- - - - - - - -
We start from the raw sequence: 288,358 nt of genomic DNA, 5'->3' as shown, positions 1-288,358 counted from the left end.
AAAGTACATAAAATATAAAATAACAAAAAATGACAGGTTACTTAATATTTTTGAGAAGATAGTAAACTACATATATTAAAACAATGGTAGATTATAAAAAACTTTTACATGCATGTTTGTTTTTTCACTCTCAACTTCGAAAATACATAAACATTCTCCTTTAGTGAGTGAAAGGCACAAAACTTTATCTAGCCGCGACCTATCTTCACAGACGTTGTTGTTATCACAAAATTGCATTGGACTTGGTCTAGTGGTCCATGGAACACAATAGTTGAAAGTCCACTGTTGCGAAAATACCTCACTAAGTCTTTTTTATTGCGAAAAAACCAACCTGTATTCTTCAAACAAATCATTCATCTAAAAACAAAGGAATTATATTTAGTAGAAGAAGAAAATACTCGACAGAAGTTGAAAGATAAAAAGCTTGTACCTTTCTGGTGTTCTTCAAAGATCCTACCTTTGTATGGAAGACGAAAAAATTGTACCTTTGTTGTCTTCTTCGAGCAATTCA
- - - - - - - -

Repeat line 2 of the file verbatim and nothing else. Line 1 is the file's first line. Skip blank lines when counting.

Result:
AAAGTACATAAAATATAAAATAACAAAAAATGACAGGTTACTTAATATTTTTGAGAAGATAGTAAACTACATATATTAAAACAATGGTAGATTATAAAAAACTTTTACATGCATGTTTGTTTTTTCACTCTCAACTTCGAAAATACATAAACATTCTCCTTTAGTGAGTGAAAGGCACAAAACTTTATCTAGCCGCGACCTATCTTCACAGACGTTGTTGTTATCACAAAATTGCATTGGACTTGGTCTAGTGGTCCATGGAACACAATAGTTGAAAGTCCACTGTTGCGAAAATACCTCACTAAGTCTTTTTTATTGCGAAAAAACCAACCTGTATTCTTCAAACAAATCATTCATCTAAAAACAAAGGAATTATATTTAGTAGAAGAAGAAAATACTCGACAGAAGTTGAAAGATAAAAAGCTTGTACCTTTCTGGTGTTCTTCAAAGATCCTACCTTTGTATGGAAGACGAAAAAATTGTACCTTTGTTGTCTTCTTCGAGCAATTCA